ISTANBUL — Jamal Khashoggi, a Saudi journalist whose writings had jabbed his country’s leaders, seemed at ease in the days before he disappeared after visiting Saudi Arabia’s Consulate here, unconcerned about being tracked by government spies and peripatetic, as always, despite battling a cold.

In London, where he attended a conference, he shrugged off an offer to stay at a low-profile hotel, rather than one booked by the organizers. During a lunch break, he left his cellphone unguarded on the table so carelessly that a friend felt the need to keep an eye on it.

Khashoggi seemed mostly focused on the future, his friend Azzam Tamimi said, talking about writing his third book and his excitement about his upcoming wedding. Tamimi said that Khashoggi told him about the appointment at the Saudi Consulate in Istanbul on Tuesday morning; he had to prove that he was divorced so that he could marry again.

Opinion | Jamal Khashoggi, a Saudi journalist, criticized his home country. Then he was reportedly killed. (Adriana Usero, Jon Gerberg/The Washington Post)

“He said not to worry, he was very optimistic. He said he had been treated well in a previous visit to the consulate,” Tamimi said. “He was welcomed warmly, very warmly, he said. They promised him his papers. He told me the staff at the consulate were just ordinary people. He wouldn’t have a problem.”

What happened after Khashoggi entered the consulate is a mystery. Over the past two days, Turkish officials have said they believe that Saudi agents killed him shortly after he arrived. The allegations — including that a team of men was brought from Saudi Arabia to kill him — have reverberated around the world, shocked his friends and terrified other critics of the Saudi government.  

Saudi Arabia has vigorously denied the accusations, saying Khashoggi left the consulate on his own. A Saudi spokesman pointed out that Khashoggi had visited the Saudi Embassy in Washington several times in the past and “never faced any issues while doing so.”

His friends say the cordial visits to the Saudi Embassy may have provided Khashoggi with a false sense of security. He also lacked the protective reflexes of a dissident: Khashoggi had spent his career as a part of Saudi Arabia’s establishment, ensconced in its ruling circles, and had only recently come to be regarded as a critic of the country’s leadership.  

And as he traveled to Istanbul in early September, he was pre­occupied with his impending marriage to Hatice Cengiz, a Turkish woman he had met a few months earlier, and was mulling a more permanent move that would split his time between Turkey and the United States, friends said.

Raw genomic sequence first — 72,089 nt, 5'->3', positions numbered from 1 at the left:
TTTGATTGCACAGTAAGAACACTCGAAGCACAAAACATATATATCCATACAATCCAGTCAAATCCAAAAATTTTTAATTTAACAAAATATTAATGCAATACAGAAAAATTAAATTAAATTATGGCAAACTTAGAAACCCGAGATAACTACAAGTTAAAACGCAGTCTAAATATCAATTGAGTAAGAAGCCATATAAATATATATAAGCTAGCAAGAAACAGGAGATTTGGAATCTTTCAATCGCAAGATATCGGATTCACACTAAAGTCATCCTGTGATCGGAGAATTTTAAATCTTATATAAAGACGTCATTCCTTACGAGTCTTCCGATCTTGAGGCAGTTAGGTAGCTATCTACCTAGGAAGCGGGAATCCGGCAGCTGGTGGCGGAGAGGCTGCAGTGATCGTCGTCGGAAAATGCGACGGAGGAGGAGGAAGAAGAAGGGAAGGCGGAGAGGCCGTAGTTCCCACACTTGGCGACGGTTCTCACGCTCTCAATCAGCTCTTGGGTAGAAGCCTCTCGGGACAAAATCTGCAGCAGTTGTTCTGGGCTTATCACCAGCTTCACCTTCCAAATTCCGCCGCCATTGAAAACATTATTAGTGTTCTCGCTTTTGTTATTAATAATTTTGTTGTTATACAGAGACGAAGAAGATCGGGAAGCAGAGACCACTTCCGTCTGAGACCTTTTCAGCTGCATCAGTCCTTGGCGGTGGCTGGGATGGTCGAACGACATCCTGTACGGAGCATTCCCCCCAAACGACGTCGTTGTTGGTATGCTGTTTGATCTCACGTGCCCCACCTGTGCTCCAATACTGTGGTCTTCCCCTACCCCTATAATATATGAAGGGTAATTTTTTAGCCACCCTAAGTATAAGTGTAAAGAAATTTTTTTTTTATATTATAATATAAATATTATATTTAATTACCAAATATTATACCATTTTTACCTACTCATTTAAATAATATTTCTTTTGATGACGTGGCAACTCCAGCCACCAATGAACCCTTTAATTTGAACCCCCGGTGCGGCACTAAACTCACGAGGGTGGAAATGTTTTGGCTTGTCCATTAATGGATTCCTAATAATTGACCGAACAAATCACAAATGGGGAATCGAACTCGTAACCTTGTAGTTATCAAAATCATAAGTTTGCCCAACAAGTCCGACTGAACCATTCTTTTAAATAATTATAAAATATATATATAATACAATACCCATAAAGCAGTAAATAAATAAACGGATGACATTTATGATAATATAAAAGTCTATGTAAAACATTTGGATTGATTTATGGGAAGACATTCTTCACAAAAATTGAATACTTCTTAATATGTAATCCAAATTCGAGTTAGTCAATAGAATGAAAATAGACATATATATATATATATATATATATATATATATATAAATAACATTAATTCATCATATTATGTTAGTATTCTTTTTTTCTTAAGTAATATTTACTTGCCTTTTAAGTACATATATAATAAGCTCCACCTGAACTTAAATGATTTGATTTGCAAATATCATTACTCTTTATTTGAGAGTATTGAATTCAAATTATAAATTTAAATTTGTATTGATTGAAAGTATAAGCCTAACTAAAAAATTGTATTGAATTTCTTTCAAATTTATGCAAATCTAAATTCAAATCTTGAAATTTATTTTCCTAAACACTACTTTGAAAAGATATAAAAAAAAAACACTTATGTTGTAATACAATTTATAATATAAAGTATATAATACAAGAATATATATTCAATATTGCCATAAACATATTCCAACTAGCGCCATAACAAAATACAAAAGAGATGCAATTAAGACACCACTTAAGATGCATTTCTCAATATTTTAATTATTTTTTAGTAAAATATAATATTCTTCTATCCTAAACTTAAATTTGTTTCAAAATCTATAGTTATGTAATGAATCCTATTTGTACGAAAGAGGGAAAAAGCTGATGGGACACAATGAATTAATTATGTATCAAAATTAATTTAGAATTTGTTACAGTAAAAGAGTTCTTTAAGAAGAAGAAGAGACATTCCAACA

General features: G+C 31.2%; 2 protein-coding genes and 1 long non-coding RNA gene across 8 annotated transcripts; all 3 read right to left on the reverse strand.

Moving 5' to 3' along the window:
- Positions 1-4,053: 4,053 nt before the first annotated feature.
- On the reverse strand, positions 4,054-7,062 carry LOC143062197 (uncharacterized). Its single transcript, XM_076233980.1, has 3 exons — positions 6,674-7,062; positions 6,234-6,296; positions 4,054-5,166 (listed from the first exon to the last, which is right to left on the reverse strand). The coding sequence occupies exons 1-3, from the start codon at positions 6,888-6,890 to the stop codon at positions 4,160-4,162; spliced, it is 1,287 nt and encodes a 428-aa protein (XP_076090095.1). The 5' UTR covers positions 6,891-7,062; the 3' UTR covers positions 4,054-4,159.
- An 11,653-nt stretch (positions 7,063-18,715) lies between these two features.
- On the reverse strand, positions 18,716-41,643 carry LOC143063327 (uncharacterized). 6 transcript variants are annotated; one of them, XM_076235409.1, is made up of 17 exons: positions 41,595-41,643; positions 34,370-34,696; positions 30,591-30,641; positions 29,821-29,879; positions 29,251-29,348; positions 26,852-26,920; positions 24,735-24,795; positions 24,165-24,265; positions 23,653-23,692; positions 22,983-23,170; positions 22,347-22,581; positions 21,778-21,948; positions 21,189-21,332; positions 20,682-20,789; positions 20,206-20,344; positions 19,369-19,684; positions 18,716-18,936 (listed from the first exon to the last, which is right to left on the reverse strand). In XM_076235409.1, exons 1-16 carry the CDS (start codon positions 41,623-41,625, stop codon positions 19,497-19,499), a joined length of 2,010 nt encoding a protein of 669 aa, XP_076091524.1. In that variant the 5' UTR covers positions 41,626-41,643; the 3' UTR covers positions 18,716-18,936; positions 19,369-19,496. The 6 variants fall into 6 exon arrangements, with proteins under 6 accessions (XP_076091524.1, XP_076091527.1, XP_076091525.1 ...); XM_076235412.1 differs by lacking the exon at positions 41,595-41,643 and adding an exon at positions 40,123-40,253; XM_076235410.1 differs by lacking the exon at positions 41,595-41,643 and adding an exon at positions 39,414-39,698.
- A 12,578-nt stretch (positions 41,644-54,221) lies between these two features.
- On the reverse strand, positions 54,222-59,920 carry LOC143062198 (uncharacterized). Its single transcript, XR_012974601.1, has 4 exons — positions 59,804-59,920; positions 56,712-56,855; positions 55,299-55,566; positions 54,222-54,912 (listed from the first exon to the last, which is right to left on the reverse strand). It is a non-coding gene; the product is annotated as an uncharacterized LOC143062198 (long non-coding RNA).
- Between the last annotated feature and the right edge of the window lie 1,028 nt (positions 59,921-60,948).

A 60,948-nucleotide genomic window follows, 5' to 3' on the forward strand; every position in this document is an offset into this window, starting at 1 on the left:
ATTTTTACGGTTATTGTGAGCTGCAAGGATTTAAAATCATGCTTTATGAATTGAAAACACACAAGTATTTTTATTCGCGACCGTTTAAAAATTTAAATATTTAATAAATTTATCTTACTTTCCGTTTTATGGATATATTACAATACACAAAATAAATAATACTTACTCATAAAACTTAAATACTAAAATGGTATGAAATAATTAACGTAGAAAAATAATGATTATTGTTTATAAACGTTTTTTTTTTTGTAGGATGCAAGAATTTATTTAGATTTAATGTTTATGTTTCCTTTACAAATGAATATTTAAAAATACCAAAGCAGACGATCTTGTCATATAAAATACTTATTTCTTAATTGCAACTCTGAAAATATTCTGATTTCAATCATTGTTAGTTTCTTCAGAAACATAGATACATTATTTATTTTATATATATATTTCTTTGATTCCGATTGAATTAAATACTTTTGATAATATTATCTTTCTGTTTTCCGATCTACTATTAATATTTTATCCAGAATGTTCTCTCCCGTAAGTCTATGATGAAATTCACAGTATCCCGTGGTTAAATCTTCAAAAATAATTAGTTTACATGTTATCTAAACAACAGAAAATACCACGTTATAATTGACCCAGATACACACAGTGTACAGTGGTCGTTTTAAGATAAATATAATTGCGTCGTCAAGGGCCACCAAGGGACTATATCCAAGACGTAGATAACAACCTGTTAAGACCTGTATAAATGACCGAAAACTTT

On Sept. 28, he visited the Saudi Consulate and was told to come back the following week to pick up his paperwork, his friends said. He left Istanbul that afternoon and flew directly to London, where he spoke at a one-day conference on Sept. 29 hosted by the Middle East Monitor, a nonprofit press-monitoring organization that focuses on Israeli-Palestinian issues.  

Daud Abdullah, director of the group, said in an interview that he knew Khashoggi was under “a lot of pressure from the Saudi regime,” and Abdullah inquired whether Khashoggi might feel more comfortable at a discreet hotel, not the one booked by the conference.

But Khashoggi said the original arrangement was fine and spent Friday evening through Monday afternoon at the Ambassadors Hotel in central London.

“He felt pretty comfortable, on the whole,” Abdullah said.

The conference, “Oslo at 25: A Legacy of Broken Promises,” focused on the Israel-Palestinian conflict, the Israeli military occupation and the diplomatic failure to create two states. 

In his remarks, Khashoggi spoke about how Saudi Arabia’s improving relations with Israel had recently cooled. He stressed that it should be the Palestinians who decide their future, not Egypt or Saudi Arabia or other outside powers.

Khashoggi was very sick with a cold on Sunday and stayed at his hotel, said Tamimi, a British Palestinian lecturer and presenter on the satellite TV station ­al-Hiwar. 

On Monday, Khashoggi joined Tamimi at his offices in west London. They discussed meeting in Istanbul this week, when Khashoggi was to appear on Tamimi’s talk show Thursday. They went out to lunch.

 “He was excited.” Tamimi said. “He was getting married.”

Khashoggi returned to Istanbul on Monday, Cengiz and Khashoggi’s friends said. But about 1:30 p.m. Tuesday, when he was preparing to enter the consulate, the excitement and optimism his friends had sensed in London had been replaced by nagging concern that something might happen while he was inside, his fiancee said.

He left his phone with Cengiz, along with instructions that she should call a senior Turkish official if he did not emerge within a few hours.  

“He was worried,” she said. 

Booth reported from London.